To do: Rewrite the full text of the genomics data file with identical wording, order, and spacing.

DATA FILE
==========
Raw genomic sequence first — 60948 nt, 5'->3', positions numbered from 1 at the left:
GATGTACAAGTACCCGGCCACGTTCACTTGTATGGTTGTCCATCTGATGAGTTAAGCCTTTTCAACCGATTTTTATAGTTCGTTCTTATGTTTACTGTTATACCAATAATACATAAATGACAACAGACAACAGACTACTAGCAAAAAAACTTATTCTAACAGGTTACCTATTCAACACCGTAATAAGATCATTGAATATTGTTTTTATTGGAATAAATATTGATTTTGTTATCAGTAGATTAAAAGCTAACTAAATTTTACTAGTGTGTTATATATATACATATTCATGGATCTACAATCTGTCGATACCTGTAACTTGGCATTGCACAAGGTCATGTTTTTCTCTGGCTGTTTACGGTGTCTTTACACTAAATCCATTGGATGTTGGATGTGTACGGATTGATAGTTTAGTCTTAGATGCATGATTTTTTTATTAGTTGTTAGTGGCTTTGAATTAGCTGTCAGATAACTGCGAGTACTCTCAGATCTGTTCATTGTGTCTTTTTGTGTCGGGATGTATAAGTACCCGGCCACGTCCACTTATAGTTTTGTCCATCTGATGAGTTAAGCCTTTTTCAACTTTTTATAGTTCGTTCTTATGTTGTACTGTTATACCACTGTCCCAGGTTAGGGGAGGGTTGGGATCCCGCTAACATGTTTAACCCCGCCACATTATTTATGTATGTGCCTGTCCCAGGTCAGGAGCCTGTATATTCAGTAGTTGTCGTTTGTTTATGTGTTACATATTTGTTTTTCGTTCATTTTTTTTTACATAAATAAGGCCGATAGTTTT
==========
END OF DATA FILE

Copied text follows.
Raw genomic sequence first — 60948 nt, 5'->3', positions numbered from 1 at the left:
GATGTACAAGTACCCGGCCACGTTCACTTGTATGGTTGTCCATCTGATGAGTTAAGCCTTTTCAACCGATTTTTATAGTTCGTTCTTATGTTTACTGTTATACCAATAATACATAAATGACAACAGACAACAGACTACTAGCAAAAAAACTTATTCTAACAGGTTACCTATTCAACACCGTAATAAGATCATTGAATATTGTTTTTATTGGAATAAATATTGATTTTGTTATCAGTAGATTAAAAGCTAACTAAATTTTACTAGTGTGTTATATATATACATATTCATGGATCTACAATCTGTCGATACCTGTAACTTGGCATTGCACAAGGTCATGTTTTTCTCTGGCTGTTTACGGTGTCTTTACACTAAATCCATTGGATGTTGGATGTGTACGGATTGATAGTTTAGTCTTAGATGCATGATTTTTTTATTAGTTGTTAGTGGCTTTGAATTAGCTGTCAGATAACTGCGAGTACTCTCAGATCTGTTCATTGTGTCTTTTTGTGTCGGGATGTATAAGTACCCGGCCACGTCCACTTATAGTTTTGTCCATCTGATGAGTTAAGCCTTTTTCAACTTTTTATAGTTCGTTCTTATGTTGTACTGTTATACCACTGTCCCAGGTTAGGGGAGGGTTGGGATCCCGCTAACATGTTTAACCCCGCCACATTATTTATGTATGTGCCTGTCCCAGGTCAGGAGCCTGTATATTCAGTAGTTGTCGTTTGTTTATGTGTTACATATTTGTTTTTCGTTCATTTTTTTTTACATAAATAAGGCCGATAGTTTT